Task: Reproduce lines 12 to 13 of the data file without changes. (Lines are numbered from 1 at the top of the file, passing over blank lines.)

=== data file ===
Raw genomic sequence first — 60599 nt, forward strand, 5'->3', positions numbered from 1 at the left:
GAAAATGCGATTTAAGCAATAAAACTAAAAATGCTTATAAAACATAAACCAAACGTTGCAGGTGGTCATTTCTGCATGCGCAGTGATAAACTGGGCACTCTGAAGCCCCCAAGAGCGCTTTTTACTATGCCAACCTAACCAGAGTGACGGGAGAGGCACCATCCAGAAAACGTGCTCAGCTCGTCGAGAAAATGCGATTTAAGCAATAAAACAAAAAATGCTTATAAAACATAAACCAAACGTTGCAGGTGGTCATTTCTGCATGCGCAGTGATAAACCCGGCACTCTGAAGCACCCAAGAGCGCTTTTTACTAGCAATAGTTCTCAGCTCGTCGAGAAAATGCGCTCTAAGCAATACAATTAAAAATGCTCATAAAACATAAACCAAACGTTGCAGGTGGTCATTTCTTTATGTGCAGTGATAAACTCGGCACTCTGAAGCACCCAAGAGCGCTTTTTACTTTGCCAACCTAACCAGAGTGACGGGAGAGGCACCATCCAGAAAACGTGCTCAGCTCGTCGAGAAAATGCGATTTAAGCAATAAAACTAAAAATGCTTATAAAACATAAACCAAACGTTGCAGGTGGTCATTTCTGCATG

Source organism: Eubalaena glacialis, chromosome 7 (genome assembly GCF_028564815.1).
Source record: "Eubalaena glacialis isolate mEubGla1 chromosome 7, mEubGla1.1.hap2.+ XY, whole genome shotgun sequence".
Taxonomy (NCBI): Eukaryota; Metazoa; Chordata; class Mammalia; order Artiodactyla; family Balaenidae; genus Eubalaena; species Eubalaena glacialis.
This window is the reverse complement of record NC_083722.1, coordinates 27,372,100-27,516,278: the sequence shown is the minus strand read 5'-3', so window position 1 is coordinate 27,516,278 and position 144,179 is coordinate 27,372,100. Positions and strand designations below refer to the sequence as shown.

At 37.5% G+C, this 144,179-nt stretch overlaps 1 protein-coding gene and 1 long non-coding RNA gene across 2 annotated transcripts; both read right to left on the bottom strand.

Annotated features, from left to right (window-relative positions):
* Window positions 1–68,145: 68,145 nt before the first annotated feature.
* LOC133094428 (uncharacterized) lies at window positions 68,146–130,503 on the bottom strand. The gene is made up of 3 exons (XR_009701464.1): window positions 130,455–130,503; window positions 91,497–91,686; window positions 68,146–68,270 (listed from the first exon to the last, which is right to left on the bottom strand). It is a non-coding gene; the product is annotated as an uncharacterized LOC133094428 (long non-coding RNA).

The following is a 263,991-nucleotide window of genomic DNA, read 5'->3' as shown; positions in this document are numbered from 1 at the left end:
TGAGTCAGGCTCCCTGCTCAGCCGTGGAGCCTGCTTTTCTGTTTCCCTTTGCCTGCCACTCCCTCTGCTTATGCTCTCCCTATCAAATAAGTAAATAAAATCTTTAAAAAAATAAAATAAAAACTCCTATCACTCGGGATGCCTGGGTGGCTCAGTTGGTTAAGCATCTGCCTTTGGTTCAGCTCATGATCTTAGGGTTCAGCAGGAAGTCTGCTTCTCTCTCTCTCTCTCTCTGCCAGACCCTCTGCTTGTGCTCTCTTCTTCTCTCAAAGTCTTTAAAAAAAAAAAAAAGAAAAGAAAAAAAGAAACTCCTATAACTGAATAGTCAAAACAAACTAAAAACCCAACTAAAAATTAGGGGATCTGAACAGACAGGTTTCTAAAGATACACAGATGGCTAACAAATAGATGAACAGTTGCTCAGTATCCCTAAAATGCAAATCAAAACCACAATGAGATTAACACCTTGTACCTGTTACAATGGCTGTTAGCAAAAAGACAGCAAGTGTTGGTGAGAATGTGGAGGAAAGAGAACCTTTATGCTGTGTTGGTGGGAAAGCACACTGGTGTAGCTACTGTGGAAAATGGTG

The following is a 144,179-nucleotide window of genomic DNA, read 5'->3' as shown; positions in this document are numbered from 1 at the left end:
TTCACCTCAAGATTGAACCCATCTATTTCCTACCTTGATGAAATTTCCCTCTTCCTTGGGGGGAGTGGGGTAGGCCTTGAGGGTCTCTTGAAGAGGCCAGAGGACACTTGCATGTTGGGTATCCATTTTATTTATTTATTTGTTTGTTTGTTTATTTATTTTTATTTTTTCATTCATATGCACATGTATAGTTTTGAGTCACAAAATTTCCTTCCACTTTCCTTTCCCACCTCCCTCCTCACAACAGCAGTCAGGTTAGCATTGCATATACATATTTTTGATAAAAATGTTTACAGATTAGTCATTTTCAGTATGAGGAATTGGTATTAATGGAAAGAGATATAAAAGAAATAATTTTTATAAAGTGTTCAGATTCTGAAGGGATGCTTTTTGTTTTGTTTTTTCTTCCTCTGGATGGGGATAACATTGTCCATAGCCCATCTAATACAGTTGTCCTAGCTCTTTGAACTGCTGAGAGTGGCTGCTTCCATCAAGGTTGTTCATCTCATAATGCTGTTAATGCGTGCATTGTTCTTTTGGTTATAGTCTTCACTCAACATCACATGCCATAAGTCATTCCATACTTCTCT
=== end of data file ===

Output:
TGAGTCAGGCTCCCTGCTCAGCCGTGGAGCCTGCTTTTCTGTTTCCCTTTGCCTGCCACTCCCTCTGCTTATGCTCTCCCTATCAAATAAGTAAATAAAATCTTTAAAAAAATAAAATAAAAACTCCTATCACTCGGGATGCCTGGGTGGCTCAGTTGGTTAAGCATCTGCCTTTGGTTCAGCTCATGATCTTAGGGTTCAGCAGGAAGTCTGCTTCTCTCTCTCTCTCTCTCTGCCAGACCCTCTGCTTGTGCTCTCTTCTTCTCTCAAAGTCTTTAAAAAAAAAAAAAAGAAAAGAAAAAAAGAAACTCCTATAACTGAATAGTCAAAACAAACTAAAAACCCAACTAAAAATTAGGGGATCTGAACAGACAGGTTTCTAAAGATACACAGATGGCTAACAAATAGATGAACAGTTGCTCAGTATCCCTAAAATGCAAATCAAAACCACAATGAGATTAACACCTTGTACCTGTTACAATGGCTGTTAGCAAAAAGACAGCAAGTGTTGGTGAGAATGTGGAGGAAAGAGAACCTTTATGCTGTGTTGGTGGGAAAGCACACTGGTGTAGCTACTGTGGAAAATGGTG

The following is a 144,179-nucleotide window of genomic DNA, read 5'->3' as shown; positions in this document are numbered from 1 at the left end: